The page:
Han period inscribed bamboo-slips of Sun Bin's Art of War, unearthed in Yinque Mountain, Linyi, Shandong.
A fragment of the Xiping Stone Classics; these stone-carved Five Classics installed during Emperor Ling's reign along the roadside of the Imperial University (right outside Luoyang) were made at the instigation of Cai Yong (132–192 CE), who feared the Classics housed in the imperial library were being interpolated by University Academicians.
A silk banner from Mawangdui, Changsha, Hunan province. It was draped over the coffin of Lady Dai (d. 168 BCE), wife of the Marquess Li Cang (利蒼) (d. 186 BCE), chancellor for the Kingdom of Changsha.
A part of a Daoist manuscript, ink on silk, 2nd century BCE, Han Dynasty, unearthed from Mawangdui tomb 3rd, Changsha, Hunan Province.
An Eastern-Han bronze statuette of a mythical chimera (qilin), 1st century CE
A scene of historic paragons of filial piety conversing with one another, Chinese painted artwork on a lacquered basketwork box, excavated from an Eastern-Han tomb of what was the Chinese Lelang Commandery in Korean Peninsula.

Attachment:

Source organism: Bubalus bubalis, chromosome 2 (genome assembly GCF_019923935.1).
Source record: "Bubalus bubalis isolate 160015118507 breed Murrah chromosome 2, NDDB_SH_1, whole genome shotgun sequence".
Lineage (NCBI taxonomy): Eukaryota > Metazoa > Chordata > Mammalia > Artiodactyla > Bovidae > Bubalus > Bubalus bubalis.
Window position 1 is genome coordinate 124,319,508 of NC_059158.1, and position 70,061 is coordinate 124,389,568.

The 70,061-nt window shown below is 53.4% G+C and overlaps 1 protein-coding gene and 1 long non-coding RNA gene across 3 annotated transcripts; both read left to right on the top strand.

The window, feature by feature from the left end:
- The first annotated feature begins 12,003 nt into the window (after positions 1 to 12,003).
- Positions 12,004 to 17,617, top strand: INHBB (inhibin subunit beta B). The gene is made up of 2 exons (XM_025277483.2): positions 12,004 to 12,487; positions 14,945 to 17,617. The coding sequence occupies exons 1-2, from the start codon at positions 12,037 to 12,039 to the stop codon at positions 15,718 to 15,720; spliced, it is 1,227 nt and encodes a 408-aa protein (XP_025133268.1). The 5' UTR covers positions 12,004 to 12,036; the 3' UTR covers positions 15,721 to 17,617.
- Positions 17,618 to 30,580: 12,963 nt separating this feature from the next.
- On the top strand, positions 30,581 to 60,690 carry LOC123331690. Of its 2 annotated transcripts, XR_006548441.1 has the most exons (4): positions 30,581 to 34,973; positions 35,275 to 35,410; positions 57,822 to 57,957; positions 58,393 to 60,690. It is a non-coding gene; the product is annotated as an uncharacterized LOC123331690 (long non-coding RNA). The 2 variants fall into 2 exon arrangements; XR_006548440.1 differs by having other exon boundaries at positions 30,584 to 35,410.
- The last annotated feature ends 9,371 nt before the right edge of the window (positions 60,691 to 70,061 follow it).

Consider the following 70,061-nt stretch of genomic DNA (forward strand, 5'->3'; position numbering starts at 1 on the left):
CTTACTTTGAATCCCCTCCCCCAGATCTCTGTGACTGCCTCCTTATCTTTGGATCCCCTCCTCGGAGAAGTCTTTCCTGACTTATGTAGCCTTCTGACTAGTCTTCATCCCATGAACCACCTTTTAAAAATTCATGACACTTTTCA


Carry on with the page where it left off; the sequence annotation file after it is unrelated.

A rubbing of a Han pictorial stone showing an ancestral worship hall (cítáng 祠堂)
Animalistic guardian spirits of day and night wearing Chinese robes, Han dynasty paintings on ceramic tile; Michael Loewe writes that the hybrid of man and beast in art and religious beliefs predated the Han and remained popular during the first half of Western Han and the Eastern Han.
The Gansu Flying Horse, depicted in full gallop, bronze sculpture, h 34.5 cm. Wuwei, Gansu, China, AD 25–220
A mural showing chariots and cavalry, from the Dahuting Tomb (Chinese: 打虎亭漢墓, Pinyin: Dahuting Han mu) of the late Eastern Han Dynasty (25–220 AD), located in Zhengzhou, Henan province, China
Gold coins of the Eastern Han dynasty
A Han-dynasty iron ji (polearm) and iron dagger
A gilded bronze oil lamp in the shape of a kneeling female servant, dated 2nd century BC, found in the tomb of Dou Wan, wife of Liu Sheng, King of Zhongshan; its sliding shutter allows for adjustments in the direction and brightness in light while it also traps smoke within the body.
An array of bronze bells, Western Han dynasty